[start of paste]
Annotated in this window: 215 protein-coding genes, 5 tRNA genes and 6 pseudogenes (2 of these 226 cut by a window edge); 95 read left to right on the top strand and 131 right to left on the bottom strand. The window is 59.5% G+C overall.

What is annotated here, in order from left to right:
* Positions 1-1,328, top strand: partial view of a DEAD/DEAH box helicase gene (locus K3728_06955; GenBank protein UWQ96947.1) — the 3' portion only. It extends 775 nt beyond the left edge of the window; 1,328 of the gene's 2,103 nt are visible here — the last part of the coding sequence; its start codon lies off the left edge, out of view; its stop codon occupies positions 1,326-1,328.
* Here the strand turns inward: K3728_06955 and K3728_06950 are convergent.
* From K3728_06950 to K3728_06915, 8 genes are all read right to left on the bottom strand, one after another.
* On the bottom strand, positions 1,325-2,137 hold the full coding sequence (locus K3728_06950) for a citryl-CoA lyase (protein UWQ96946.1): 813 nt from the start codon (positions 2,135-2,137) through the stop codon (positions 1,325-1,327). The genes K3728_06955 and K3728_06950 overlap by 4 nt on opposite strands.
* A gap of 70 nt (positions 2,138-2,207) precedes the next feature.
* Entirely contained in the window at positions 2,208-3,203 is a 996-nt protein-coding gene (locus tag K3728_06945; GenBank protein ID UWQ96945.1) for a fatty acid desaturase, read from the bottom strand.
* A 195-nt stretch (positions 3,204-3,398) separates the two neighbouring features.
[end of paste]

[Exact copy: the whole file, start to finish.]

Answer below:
Annotated in this window: 215 protein-coding genes, 5 tRNA genes and 6 pseudogenes (2 of these 226 cut by a window edge); 95 read left to right on the top strand and 131 right to left on the bottom strand. The window is 59.5% G+C overall.

What is annotated here, in order from left to right:
* Positions 1-1,328, top strand: partial view of a DEAD/DEAH box helicase gene (locus K3728_06955; GenBank protein UWQ96947.1) — the 3' portion only. It extends 775 nt beyond the left edge of the window; 1,328 of the gene's 2,103 nt are visible here — the last part of the coding sequence; its start codon lies off the left edge, out of view; its stop codon occupies positions 1,326-1,328.
* Here the strand turns inward: K3728_06955 and K3728_06950 are convergent.
* From K3728_06950 to K3728_06915, 8 genes are all read right to left on the bottom strand, one after another.
* On the bottom strand, positions 1,325-2,137 hold the full coding sequence (locus K3728_06950) for a citryl-CoA lyase (protein UWQ96946.1): 813 nt from the start codon (positions 2,135-2,137) through the stop codon (positions 1,325-1,327). The genes K3728_06955 and K3728_06950 overlap by 4 nt on opposite strands.
* A gap of 70 nt (positions 2,138-2,207) precedes the next feature.
* Entirely contained in the window at positions 2,208-3,203 is a 996-nt protein-coding gene (locus tag K3728_06945; GenBank protein ID UWQ96945.1) for a fatty acid desaturase, read from the bottom strand.
* A 195-nt stretch (positions 3,204-3,398) separates the two neighbouring features.